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Solar plane lands in Hawaii after record-breaking flight

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Solar plane lands in Hawaii after record-breaking flight
AUDREY McAVOY, Associated Press

KAPOLEI, Hawaii (AP) — A plane powered by the sun's rays landed in Hawaii Friday after a record-breaking five-day journey across the Pacific Ocean from Japan.

Pilot Andre Borschberg and his single-seat aircraft landed at Kalaeloa, a small airport outside Honolulu. His nearly 118-hour voyage from Nagoya broke the record for the world's longest nonstop solo flight, his team said. The late U.S. adventurer Steve Fossett set the previous record of 76 hours when he flew a specially-designed jet around the globe in 2006.

But Borschberg flew the Solar Impulse 2 without fuel. Instead, its wings were equipped with 17,000 solar cells that powered propellers and charged batteries. The plane ran on stored energy at night.

The trans-Pacific leg was the riskiest of the plane's global travels as there was nowhere for it to land in an emergency.

The engineless aircraft landed in silence, the only sound the hum of a nearby helicopter. About 200 people, including the media, witnessed the touch-down shortly before 6 a.m.

Later in the morning, Borschberg called the flight an extraordinary experience, saying it marked historical firsts for aviation and for renewable energy.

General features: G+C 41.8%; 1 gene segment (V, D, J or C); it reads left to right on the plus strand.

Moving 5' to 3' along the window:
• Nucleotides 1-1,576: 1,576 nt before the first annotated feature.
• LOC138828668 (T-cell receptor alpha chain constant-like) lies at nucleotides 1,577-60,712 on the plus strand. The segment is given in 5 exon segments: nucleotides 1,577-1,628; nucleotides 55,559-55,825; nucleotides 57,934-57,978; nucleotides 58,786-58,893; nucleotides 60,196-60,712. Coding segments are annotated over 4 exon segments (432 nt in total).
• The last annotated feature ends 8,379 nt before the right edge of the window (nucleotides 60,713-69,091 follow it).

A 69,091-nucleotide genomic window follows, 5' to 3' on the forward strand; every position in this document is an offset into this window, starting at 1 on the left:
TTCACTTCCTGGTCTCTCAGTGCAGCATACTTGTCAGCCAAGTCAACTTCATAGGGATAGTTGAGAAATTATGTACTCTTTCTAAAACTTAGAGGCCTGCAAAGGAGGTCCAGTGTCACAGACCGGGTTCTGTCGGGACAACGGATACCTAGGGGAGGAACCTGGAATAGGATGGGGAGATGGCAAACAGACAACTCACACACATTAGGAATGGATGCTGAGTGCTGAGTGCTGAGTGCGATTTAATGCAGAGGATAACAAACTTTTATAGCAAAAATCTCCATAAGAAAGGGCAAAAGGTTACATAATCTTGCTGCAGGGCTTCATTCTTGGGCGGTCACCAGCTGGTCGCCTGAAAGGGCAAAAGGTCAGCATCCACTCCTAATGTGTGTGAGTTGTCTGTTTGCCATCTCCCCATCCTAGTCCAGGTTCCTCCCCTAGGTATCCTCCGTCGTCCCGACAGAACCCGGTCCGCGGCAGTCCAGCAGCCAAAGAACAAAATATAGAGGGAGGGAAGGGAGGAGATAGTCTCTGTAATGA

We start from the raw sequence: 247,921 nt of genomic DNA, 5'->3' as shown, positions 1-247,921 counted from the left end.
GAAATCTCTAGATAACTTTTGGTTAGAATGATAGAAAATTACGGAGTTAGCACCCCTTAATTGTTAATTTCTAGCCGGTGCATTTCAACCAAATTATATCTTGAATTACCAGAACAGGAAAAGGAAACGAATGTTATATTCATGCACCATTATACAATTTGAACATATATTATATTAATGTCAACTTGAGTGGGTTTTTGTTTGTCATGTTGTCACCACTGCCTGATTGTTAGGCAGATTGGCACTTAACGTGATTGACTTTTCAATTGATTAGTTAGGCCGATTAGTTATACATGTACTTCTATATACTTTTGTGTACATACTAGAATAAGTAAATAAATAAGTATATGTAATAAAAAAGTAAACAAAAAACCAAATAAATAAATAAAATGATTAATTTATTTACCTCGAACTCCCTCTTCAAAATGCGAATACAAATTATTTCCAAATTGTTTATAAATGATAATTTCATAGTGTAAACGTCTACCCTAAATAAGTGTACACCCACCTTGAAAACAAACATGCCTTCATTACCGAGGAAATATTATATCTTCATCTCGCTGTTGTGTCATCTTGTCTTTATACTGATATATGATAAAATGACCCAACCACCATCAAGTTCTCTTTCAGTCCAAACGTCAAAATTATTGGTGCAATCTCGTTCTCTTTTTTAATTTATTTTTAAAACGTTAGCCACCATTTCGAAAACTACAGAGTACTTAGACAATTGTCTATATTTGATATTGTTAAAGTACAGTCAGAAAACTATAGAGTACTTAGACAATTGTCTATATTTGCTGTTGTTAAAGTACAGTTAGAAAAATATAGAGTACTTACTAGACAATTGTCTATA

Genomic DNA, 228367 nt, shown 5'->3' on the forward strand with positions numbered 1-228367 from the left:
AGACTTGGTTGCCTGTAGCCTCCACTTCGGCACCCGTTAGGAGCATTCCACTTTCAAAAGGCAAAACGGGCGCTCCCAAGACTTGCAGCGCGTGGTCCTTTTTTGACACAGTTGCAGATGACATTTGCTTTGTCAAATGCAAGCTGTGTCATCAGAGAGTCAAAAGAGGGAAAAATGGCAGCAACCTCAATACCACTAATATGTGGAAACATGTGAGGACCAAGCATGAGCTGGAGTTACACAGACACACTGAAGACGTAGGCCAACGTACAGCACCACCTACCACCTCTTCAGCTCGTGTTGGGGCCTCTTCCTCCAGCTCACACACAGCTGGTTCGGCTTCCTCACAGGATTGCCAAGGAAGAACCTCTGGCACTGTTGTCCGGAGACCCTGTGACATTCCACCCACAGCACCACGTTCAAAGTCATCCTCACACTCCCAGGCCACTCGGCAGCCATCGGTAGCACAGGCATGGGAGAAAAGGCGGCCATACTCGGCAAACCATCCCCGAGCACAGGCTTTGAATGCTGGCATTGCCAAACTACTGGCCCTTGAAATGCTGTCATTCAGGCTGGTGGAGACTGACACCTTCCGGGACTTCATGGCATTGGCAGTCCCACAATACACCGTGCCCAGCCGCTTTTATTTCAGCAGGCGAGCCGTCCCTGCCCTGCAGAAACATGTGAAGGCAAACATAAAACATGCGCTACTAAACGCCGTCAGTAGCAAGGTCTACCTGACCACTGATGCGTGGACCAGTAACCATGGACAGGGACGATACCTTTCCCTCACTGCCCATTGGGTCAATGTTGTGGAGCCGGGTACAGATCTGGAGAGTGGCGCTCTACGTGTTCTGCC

"Nobody now can say that renewable energies cannot do the impossible," he said. The most challenging part of the journey was when he and fellow Swiss co-pilot Bertrand Piccard had to decide when exactly to leave Japan.

"You don't know if it's feasible. You don't know if it's possible. You don't know if you are going to lose the airplane," he said.

Borschberg, who did yoga up to 45 minutes daily to counter the effects of immobility and stay fit, remained in the plane for about an hour after landing before finally emerging. Before exiting, he was approached by customs personnel who asked to see his passport. Some in the waiting crowd waved Swiss flags, and dignitaries shook his hand. A troupe of young hula performers sang a welcoming song in Hawaiian.

The plane's ideal flight speed is about 28 mph though that can double during the day when sun's rays are strongest. The carbon-fiber aircraft weighs over 5,000 pounds or about as much as a minivan or mid-sized truck.

Borschberg and Piccard have been taking turns flying the plane on an around-the-world trip since taking off from Abu Dhabi in March. After Hawaii, the plane will head to Phoenix and then New York. Piccard will make the flight to Phoenix, organizers said in a press release.

The project, which began in 2002 and is estimated to cost more than $100 million, is meant to highlight the importance of renewable energy and the spirit of innovation. Solar-powered air travel is not yet commercially practical, however, given the slow travel time, weather and weight constraints of the aircraft.